No Accomplice, Conspiracy Liability for Certain Foreign Nationals in FCPA Crimes

August 29, 2018

In a decision that is likely to resonate across various US government enforcement efforts, the US Court of Appeals for the Second Circuit recently ruled that the Foreign Corrupt Practices Act does not apply to nonresident foreign nationals, acting outside American territory, who lack an agency relationship with a US person or company and are not officers, directors, employees, or stockholders of American companies.

In a 73-page opinion in United States v. Hoskins,[1] the US Court of Appeals for the Second Circuit recently ruled that the Foreign Corrupt Practices Act (FCPA) “does not impose liability on a foreign national who is not an agent, employee, officer, director or shareholder of an American or domestic concern – unless that person commits a crime within the territory of the United States.”[2] The court rejected the government’s attempt to broaden the FCPA’s reach to include accomplice or conspiracy liability for committing an FCPA crime for which a nonresident foreign national could not be charged directly as a principal.

The government had charged Lawrence Hoskins, a former employee of Alstom S.A., a global company headquartered in France that provides power and transportation services, and three other Alstom executives with facilitating an Indonesian bribery scheme. The scheme allegedly involved Alstom’s US subsidiary (Alstom US) retaining two consultants to bribe Indonesian officials in order to secure a $118 million Indonesian power plant contract between 2002 and 2009. Hoskins, a British national, worked for Alstom’s French subsidiary, while the other executives, who pled guilty, worked for Alstom US. Alstom pled guilty and paid a $772 million fine. Marubeni Corporation, Alstom’s partner in the project, also pleaded guilty and paid an $88 million fine.

The government initially charged Hoskins with being an “agent” of Alstom US in connection with the FCPA scheme. Later, it superseded the indictment three times to add conspiracy and accomplice liability allegations to the conspiracy count, which would allow it to convict Hoskins even if the jury were to find that he was not an agent of Alstom US.

Hoskins moved before the district court to have the FCPA conspiracy count dismissed, contesting that he did not fit in any of the categories of people who the FCPA had delineated could be charged with violations, that the statute was limited in its extraterritorial applications, and that the government could not use conspiracy or complicity statutes to charge Hoskins indirectly where it could not charge him directly as a principal. Stated differently, Hoskins essentially argued that he had immunity against conspiracy and accomplice liability under the FCPA since the FCPA and related accessorial statutes did not cover nonresident foreign nationals who acted outside the United States and were not agents, officers, directors, employees, or stockholders of American companies.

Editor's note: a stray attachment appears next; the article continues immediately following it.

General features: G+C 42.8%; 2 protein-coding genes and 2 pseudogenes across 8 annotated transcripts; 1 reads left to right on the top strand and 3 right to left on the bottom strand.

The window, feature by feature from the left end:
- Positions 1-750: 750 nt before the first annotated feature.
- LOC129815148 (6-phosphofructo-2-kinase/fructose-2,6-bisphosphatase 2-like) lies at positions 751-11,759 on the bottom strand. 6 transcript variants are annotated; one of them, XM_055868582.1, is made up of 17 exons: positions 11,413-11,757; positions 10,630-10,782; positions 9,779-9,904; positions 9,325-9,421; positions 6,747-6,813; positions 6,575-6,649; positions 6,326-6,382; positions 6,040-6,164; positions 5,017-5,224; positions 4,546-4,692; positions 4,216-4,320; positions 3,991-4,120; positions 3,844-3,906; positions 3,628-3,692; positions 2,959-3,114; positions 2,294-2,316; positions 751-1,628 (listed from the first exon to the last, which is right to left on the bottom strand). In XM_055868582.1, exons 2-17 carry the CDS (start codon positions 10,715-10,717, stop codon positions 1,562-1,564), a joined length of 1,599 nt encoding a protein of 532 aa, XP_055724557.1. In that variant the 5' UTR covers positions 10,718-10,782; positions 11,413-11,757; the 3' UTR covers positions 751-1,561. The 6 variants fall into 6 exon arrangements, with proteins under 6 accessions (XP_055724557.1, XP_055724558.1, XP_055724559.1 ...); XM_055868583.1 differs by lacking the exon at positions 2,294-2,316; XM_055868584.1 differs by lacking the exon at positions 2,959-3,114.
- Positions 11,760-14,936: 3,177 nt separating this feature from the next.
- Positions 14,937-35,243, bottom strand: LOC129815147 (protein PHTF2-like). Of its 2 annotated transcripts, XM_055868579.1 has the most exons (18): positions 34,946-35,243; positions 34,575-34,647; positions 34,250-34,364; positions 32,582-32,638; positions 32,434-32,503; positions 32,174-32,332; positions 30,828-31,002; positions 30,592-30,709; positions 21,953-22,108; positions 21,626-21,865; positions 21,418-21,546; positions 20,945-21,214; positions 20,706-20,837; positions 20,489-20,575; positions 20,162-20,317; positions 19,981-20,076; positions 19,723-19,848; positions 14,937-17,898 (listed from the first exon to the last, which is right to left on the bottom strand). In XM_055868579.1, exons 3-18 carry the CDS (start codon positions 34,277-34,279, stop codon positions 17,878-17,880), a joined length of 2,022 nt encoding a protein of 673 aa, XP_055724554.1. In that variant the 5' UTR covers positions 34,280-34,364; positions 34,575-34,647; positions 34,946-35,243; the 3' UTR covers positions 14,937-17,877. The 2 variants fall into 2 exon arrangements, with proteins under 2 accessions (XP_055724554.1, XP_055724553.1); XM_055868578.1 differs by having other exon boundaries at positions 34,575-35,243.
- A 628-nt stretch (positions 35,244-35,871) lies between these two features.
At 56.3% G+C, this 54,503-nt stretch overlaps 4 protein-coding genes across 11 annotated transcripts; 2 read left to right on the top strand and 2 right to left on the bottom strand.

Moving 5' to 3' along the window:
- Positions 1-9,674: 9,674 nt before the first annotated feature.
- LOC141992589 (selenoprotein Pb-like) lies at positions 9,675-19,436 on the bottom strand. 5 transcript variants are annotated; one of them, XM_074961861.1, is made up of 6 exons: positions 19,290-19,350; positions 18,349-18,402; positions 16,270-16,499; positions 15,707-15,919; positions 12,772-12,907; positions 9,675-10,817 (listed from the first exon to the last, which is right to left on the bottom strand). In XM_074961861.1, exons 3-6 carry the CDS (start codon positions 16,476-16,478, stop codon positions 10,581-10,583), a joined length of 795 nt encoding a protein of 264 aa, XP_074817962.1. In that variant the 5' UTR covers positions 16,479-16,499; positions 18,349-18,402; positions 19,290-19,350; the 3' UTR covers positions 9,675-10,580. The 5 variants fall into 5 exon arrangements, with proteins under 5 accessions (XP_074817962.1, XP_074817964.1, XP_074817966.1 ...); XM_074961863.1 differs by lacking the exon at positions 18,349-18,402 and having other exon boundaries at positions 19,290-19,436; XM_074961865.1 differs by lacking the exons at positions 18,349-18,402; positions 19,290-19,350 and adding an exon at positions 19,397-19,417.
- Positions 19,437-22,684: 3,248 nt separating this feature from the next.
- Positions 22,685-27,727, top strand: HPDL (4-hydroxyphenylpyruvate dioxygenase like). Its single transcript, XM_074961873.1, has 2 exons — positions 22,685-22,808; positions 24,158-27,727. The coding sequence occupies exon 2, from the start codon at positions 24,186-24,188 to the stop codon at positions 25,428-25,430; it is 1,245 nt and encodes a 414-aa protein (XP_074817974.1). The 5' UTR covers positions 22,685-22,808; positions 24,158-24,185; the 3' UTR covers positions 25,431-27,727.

While the government conceded that Hoskins was a nonresident foreign national who had never traveled to the United States during the bribery scheme period, had acted only outside the United States, and was not an officer, director, employee, or stockholder of Alstom US, the government argued that conspiracy and accomplice liability was permissible under the FCPA. Since conspiracy and accomplice statutes allow individuals to be charged with conspiracy and aiding and abetting violations that they may not have directly committed, the government contended that the FCPA should not be viewed as providing an exception to this general rule. Accordingly, the government asserted that it should be able to charge Hoskins, a senior vice president of Alstom’s French subsidiary, as a co-conspirator and aider and abettor since it alleged that he was one of the people responsible for selecting and authorizing payments to the consultants used to bribe Indonesian officials to obtain the contract. The government also moved to preclude Hoskins from arguing at trial that he could only be convicted of violating the FCPA if the government first proved that he fell under one of the FCPA’s enumerated categories of defendants.

Agreeing with Hoskins’s argument, the district court partially dismissed the FCPA conspiracy count and denied the government’s motion in limine. The Second Circuit, in turn, agreed with the district court concerning the parameters of FCPA conspiracy and accomplice liability jurisdiction. The court framed the issue as follows:

The central question of the appeal is whether Hoskins, a foreign national who never set foot in the United States or worked for an American company during the alleged scheme, may be held liable, under a conspiracy or complicity theory, for violating FCPA provisions targeting American persons and companies and their agents, directors, employees, and shareholders, and persons physically present within the United States. In other words, can a person be guilty as an accomplice or a co-conspirator for an FCPA crime that he or she is incapable of committing as a principal?[3]

In answering this central question, the court started by recognizing that the FCPA established “three clear categories” of persons or companies covered by its provisions:

  1. Issuers of securities on US exchanges
  2. Residents or those persons based in the United States
  3. Foreign persons or businesses taking actions within American territory

Directors, officers, employees, and “agents” of US-based companies also fall under the law's coverage.[4]